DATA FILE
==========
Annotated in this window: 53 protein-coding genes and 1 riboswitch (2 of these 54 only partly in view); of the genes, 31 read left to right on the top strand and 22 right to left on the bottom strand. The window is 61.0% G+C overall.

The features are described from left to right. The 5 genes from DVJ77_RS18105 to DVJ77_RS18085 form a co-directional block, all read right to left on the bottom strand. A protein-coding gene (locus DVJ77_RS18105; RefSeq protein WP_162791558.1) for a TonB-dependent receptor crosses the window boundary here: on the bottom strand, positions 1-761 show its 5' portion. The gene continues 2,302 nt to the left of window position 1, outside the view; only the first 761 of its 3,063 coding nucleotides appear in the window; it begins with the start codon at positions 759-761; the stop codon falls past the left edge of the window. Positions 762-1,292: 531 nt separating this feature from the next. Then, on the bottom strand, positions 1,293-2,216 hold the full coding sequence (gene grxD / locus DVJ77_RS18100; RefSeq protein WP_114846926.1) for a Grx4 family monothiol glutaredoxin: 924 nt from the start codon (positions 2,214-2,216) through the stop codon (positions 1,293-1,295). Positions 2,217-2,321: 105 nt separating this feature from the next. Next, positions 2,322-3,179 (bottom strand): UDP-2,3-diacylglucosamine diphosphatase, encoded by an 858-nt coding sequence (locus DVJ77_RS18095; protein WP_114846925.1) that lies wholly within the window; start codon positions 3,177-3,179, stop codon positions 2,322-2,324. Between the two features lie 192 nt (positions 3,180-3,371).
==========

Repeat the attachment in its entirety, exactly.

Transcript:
Annotated in this window: 53 protein-coding genes and 1 riboswitch (2 of these 54 only partly in view); of the genes, 31 read left to right on the top strand and 22 right to left on the bottom strand. The window is 61.0% G+C overall.

The features are described from left to right. The 5 genes from DVJ77_RS18105 to DVJ77_RS18085 form a co-directional block, all read right to left on the bottom strand. A protein-coding gene (locus DVJ77_RS18105; RefSeq protein WP_162791558.1) for a TonB-dependent receptor crosses the window boundary here: on the bottom strand, positions 1-761 show its 5' portion. The gene continues 2,302 nt to the left of window position 1, outside the view; only the first 761 of its 3,063 coding nucleotides appear in the window; it begins with the start codon at positions 759-761; the stop codon falls past the left edge of the window. Positions 762-1,292: 531 nt separating this feature from the next. Then, on the bottom strand, positions 1,293-2,216 hold the full coding sequence (gene grxD / locus DVJ77_RS18100; RefSeq protein WP_114846926.1) for a Grx4 family monothiol glutaredoxin: 924 nt from the start codon (positions 2,214-2,216) through the stop codon (positions 1,293-1,295). Positions 2,217-2,321: 105 nt separating this feature from the next. Next, positions 2,322-3,179 (bottom strand): UDP-2,3-diacylglucosamine diphosphatase, encoded by an 858-nt coding sequence (locus DVJ77_RS18095; protein WP_114846925.1) that lies wholly within the window; start codon positions 3,177-3,179, stop codon positions 2,322-2,324. Between the two features lie 192 nt (positions 3,180-3,371).